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The Alternative Energy Sector Awaits Tuesday's Results

Peter Parks / AFP/Getty Images

A Chinese worker lifts a solar panel in the Yingli Solar factory, one of the world's largest manufacturers of the equipment.

The folks at FuelFix point out alternative energy may have more riding on tomorrow’s presidential results than any other sector:

No other industry outside Detroit has been as closely aligned with President Obama’s policies. Obama touted green jobs as the key to America’s economic revival and showered $90 billion in stimulus funding on makers of solar panels, wind turbines, biofuels and electric cars.
His Republican opponent, Mitt Romney, doesn’t share that enthusiasm.
Romney has used the high-profile bankruptcy of Solyndra, the solar startup that collapsed after receiving $528 million in federal loans, as a cudgel against Obama. The president, he argues, has wasted precious taxpayer money on risky technologies while doing too little to increase production of oil, natural gas and coal.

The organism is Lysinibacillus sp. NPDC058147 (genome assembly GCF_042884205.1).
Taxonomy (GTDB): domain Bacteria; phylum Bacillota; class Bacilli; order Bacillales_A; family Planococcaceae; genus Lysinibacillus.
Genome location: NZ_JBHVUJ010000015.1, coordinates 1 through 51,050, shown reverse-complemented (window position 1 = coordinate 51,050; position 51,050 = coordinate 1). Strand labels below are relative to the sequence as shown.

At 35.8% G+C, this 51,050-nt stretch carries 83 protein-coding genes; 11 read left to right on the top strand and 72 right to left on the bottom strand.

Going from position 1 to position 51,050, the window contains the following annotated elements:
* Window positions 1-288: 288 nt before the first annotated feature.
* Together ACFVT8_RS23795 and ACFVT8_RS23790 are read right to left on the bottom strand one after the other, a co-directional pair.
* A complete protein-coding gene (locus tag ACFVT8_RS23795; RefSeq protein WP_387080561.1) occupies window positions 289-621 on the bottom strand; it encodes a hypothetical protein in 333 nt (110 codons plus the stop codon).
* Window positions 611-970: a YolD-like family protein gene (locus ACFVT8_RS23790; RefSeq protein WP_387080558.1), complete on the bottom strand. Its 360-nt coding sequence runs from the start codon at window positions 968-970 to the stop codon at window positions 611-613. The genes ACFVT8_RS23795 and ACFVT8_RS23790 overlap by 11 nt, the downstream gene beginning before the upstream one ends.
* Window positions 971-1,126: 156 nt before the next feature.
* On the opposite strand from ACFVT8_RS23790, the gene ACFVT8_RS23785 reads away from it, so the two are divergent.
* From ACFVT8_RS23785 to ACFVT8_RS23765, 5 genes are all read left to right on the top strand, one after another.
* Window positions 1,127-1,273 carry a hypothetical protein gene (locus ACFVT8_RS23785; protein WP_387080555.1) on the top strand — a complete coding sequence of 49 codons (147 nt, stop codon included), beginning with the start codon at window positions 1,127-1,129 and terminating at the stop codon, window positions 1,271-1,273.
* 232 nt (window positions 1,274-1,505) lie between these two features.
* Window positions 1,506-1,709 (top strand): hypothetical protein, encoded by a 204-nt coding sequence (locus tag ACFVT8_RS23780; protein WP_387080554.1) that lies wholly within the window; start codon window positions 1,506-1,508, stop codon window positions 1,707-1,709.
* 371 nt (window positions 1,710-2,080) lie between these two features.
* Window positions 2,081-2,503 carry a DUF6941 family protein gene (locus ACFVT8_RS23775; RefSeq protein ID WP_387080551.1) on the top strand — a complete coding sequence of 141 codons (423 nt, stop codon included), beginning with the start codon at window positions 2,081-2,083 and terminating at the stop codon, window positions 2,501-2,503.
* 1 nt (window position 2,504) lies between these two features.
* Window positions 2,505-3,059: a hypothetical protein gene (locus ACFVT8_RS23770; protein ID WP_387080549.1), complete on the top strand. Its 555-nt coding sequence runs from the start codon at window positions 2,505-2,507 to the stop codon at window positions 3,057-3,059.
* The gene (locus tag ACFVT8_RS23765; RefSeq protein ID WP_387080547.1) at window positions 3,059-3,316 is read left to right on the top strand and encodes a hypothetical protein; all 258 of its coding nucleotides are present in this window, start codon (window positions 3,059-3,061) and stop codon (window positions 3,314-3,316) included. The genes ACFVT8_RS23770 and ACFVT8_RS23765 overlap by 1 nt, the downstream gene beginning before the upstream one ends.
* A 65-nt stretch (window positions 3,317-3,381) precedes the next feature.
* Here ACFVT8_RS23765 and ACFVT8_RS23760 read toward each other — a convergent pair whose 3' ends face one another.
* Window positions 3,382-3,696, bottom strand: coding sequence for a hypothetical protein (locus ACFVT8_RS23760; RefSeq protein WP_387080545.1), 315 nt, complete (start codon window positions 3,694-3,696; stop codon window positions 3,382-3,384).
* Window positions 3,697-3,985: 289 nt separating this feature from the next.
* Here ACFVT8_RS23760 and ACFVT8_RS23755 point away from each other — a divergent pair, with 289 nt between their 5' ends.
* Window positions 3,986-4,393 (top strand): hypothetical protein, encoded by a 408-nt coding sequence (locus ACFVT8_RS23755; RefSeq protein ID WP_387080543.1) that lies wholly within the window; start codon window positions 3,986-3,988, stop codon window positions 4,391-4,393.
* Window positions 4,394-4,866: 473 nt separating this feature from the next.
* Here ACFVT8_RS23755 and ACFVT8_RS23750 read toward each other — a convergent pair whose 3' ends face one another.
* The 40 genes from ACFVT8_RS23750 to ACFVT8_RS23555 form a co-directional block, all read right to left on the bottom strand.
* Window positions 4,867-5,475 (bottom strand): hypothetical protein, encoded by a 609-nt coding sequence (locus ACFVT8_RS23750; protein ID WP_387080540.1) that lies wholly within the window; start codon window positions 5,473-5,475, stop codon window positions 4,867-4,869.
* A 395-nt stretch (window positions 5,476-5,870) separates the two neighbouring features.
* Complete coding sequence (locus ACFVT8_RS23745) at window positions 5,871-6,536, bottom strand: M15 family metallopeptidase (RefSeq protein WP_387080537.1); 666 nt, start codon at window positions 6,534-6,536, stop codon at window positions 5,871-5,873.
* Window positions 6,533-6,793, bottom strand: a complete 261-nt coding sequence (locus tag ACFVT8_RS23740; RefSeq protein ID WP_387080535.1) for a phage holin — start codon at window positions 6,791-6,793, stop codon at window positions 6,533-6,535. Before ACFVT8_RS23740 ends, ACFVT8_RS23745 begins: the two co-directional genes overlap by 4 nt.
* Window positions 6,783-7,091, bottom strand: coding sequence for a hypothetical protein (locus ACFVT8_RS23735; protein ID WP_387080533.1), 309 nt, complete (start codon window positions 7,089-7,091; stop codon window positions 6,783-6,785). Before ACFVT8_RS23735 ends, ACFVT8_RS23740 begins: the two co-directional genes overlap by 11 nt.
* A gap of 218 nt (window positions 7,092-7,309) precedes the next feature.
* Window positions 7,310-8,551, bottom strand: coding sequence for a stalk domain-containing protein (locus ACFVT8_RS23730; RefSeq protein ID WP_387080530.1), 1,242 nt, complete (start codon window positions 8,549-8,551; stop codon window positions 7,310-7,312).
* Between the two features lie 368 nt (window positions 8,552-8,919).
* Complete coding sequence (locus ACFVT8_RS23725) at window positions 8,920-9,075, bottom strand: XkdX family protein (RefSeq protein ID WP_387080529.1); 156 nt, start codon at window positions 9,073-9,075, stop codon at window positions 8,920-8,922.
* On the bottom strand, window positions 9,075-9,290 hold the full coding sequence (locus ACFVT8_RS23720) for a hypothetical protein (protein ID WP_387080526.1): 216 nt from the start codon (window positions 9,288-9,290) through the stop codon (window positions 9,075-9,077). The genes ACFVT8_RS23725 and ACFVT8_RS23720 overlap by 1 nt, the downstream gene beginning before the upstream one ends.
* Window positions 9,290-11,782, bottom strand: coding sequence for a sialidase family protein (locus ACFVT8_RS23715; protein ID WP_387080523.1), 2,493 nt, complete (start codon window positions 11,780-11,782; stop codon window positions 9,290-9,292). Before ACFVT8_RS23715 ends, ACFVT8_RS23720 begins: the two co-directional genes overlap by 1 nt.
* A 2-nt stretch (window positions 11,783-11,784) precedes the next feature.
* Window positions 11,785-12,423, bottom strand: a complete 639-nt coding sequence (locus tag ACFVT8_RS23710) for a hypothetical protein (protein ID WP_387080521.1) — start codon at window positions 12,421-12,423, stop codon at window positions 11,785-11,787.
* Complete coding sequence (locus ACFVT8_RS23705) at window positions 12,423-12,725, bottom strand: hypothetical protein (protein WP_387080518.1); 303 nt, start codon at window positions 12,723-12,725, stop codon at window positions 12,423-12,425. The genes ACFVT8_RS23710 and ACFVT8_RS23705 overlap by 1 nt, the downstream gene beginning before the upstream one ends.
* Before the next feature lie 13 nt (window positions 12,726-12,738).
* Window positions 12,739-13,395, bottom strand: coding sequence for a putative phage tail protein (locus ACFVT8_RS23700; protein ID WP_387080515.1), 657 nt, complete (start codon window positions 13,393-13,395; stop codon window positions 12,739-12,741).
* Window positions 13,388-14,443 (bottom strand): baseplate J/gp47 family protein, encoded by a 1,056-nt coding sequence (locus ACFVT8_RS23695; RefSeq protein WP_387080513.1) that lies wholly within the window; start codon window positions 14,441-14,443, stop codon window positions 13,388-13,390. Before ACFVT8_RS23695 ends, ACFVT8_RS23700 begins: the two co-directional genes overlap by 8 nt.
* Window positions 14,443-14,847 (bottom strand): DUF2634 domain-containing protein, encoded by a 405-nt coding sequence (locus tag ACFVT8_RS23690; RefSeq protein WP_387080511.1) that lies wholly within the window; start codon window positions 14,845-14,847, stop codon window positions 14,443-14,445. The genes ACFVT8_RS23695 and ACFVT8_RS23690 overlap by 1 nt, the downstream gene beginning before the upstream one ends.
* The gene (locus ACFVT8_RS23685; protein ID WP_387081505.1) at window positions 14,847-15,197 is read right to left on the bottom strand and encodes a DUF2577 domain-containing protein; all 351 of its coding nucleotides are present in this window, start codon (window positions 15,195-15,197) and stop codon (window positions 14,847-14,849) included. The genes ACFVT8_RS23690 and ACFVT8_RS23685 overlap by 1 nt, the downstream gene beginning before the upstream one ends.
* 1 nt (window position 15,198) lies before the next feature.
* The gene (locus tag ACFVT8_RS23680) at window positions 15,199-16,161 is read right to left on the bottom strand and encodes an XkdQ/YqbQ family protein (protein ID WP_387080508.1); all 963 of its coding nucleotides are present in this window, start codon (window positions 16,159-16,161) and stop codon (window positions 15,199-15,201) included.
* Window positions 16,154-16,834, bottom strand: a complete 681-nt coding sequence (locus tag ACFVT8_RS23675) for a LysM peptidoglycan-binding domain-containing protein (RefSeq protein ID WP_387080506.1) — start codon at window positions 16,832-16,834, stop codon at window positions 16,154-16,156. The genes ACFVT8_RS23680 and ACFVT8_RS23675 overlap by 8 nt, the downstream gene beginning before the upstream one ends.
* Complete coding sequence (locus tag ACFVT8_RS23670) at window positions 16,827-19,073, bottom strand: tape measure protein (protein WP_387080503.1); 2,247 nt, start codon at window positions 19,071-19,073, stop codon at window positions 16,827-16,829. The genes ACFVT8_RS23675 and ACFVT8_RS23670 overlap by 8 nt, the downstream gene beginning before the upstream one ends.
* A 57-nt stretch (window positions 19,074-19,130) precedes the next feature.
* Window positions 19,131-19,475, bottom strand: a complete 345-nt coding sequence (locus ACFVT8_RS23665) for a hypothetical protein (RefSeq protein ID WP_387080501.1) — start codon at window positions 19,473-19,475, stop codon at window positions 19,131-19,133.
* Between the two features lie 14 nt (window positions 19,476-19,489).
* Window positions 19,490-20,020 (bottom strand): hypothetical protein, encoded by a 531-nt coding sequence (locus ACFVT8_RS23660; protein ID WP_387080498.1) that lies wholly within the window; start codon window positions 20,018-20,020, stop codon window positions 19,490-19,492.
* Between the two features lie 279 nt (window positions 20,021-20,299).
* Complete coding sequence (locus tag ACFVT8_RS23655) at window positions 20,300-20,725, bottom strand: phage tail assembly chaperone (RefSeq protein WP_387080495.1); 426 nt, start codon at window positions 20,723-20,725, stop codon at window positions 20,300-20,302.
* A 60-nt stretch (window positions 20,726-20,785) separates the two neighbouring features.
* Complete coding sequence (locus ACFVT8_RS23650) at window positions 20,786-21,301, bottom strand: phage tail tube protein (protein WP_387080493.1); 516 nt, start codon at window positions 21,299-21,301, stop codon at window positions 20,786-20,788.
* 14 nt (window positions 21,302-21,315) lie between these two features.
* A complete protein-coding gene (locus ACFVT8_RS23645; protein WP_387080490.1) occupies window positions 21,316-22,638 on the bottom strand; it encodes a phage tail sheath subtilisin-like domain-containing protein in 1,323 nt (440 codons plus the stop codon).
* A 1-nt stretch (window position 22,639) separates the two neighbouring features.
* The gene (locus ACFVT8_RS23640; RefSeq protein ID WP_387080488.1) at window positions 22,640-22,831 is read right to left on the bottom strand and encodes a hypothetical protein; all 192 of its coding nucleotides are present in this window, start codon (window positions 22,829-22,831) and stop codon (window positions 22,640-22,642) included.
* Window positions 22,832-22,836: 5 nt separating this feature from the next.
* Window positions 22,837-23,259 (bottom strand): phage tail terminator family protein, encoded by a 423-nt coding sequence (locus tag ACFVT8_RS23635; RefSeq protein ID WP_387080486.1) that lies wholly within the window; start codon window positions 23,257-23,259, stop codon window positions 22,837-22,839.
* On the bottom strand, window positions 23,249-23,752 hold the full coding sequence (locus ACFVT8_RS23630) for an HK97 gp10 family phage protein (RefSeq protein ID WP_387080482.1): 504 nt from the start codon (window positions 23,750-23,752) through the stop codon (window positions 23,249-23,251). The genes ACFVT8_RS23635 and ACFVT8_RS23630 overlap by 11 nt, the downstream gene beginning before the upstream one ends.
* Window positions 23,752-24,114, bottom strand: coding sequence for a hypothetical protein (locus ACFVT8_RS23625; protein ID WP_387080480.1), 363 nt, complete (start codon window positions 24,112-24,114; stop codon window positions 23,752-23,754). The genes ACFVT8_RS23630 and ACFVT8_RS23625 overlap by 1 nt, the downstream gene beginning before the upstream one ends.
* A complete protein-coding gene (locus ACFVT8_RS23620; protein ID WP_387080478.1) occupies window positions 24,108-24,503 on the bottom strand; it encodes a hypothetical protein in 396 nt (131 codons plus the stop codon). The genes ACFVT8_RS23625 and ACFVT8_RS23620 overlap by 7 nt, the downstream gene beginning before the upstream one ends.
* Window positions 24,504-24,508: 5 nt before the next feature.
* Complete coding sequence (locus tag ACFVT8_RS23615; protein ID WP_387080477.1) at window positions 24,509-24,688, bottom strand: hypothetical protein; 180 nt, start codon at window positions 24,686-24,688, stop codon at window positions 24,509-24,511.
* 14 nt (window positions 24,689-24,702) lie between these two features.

Romney also wants to end a tax credit that wind farm developers consider essential to financing their projects. The credit will expire at the end of this year unless extended by Congress, and developers are already putting their projects on hold in case it disappears. The companies that make wind power equipment have laid off at least 4,000 American workers as a result, according to the American Wind Energy Association.

Meantime, former Department of Environmental Protection Secretary John Hanger points out the solar industry continues to expand, and now employs nearly 120,000 workers.
Romney promised to expand domestic oil and gas drilling during his Sunday night campaign stop in Bucks County.

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